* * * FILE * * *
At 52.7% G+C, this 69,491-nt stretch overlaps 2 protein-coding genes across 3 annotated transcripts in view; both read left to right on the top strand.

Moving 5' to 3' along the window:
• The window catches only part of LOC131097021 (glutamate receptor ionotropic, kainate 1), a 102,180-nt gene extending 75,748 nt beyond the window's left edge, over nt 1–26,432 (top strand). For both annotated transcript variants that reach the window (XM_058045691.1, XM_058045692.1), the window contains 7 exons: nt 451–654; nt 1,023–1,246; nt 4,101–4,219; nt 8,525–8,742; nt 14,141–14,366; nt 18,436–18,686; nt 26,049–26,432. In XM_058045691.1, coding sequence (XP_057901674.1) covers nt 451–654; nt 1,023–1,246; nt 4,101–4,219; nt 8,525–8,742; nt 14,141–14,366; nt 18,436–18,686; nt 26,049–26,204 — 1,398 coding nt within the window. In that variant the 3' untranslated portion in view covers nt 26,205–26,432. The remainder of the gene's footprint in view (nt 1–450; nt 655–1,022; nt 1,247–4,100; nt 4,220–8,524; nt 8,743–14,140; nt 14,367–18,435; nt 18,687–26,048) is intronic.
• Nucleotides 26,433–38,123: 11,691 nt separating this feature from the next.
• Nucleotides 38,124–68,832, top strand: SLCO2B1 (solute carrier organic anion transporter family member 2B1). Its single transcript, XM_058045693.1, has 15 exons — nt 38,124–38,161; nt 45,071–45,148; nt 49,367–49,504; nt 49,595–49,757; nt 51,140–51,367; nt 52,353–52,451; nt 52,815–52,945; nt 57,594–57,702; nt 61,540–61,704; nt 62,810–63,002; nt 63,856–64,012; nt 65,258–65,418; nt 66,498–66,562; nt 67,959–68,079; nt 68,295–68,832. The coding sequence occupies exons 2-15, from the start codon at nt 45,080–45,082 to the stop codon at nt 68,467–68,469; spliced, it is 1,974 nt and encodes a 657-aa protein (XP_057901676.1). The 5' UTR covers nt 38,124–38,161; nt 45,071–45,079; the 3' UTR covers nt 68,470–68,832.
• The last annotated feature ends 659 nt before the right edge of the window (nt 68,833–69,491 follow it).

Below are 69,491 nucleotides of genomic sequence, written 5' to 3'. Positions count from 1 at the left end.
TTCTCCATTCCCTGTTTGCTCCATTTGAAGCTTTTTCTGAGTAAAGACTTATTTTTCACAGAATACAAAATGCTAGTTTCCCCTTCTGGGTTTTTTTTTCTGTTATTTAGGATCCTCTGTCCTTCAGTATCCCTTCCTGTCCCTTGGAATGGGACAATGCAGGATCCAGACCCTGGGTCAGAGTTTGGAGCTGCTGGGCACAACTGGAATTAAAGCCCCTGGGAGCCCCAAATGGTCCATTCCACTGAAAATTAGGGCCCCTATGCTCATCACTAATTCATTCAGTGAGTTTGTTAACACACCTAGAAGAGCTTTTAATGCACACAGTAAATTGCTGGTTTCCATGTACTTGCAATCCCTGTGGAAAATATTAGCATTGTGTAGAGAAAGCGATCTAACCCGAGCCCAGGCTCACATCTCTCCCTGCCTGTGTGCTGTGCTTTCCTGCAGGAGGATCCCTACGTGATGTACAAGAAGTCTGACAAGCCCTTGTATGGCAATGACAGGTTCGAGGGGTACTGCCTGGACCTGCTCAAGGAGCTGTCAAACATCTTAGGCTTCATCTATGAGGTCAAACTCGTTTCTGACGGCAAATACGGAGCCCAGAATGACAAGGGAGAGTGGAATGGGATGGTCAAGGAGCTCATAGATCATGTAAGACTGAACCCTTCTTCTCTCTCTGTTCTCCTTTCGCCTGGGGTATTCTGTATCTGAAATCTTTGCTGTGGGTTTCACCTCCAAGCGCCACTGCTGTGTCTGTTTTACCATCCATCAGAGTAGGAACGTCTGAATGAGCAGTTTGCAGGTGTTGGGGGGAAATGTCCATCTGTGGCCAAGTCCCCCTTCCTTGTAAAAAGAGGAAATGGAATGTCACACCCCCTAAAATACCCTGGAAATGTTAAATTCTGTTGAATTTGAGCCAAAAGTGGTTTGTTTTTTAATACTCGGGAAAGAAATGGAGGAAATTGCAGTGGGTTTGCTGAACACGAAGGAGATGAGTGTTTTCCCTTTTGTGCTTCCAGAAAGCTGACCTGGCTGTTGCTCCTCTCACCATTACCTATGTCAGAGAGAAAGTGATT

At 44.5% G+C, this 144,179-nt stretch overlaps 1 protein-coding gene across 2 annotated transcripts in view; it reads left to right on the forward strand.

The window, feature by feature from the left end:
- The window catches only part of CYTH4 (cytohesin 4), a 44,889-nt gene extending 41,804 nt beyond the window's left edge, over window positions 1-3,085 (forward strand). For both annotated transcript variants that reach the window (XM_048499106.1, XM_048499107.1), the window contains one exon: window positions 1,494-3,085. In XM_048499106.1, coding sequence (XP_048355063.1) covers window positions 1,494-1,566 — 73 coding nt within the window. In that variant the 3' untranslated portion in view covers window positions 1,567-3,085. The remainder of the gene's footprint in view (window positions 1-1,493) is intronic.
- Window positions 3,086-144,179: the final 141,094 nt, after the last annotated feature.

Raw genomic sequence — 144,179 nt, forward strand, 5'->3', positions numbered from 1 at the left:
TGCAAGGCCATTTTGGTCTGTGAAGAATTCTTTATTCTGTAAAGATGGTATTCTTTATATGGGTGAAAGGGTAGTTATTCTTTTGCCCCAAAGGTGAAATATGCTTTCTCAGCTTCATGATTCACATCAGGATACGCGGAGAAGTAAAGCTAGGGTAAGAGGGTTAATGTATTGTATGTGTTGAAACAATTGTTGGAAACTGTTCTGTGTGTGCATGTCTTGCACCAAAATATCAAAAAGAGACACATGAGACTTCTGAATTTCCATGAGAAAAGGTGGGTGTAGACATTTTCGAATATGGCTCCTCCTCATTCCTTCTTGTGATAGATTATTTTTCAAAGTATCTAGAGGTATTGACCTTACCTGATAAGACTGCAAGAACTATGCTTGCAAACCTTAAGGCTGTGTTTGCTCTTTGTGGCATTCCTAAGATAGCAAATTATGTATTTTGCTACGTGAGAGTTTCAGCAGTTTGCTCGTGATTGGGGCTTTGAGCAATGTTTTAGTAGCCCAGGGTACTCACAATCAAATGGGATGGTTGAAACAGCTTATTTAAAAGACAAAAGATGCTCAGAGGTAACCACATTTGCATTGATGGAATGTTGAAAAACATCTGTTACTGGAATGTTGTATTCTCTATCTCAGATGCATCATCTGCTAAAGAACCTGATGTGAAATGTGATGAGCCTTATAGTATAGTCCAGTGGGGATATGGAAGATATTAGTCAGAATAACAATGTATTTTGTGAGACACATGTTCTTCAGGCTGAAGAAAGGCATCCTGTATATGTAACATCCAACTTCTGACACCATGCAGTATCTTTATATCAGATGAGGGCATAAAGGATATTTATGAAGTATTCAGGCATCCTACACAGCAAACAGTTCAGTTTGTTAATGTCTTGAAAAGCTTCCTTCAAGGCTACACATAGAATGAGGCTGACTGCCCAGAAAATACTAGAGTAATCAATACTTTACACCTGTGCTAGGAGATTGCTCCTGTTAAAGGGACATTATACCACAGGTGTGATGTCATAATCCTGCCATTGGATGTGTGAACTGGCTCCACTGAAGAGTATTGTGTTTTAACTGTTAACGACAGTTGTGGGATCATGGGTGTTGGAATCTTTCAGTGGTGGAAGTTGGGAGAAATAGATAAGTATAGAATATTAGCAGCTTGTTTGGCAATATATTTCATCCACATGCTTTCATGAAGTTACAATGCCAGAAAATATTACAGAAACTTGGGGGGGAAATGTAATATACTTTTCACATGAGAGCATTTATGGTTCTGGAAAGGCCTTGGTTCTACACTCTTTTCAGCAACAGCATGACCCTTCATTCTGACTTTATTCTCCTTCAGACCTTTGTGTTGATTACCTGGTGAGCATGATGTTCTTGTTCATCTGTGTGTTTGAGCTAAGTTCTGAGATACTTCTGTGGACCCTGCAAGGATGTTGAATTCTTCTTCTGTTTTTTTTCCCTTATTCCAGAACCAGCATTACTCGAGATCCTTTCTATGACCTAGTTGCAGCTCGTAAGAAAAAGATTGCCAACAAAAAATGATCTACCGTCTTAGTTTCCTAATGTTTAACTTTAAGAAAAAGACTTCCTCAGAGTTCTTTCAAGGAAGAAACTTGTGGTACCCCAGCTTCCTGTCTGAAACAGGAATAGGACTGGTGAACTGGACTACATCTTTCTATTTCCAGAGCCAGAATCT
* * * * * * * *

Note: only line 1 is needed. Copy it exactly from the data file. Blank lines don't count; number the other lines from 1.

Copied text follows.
At 52.7% G+C, this 69,491-nt stretch overlaps 2 protein-coding genes across 3 annotated transcripts in view; both read left to right on the top strand.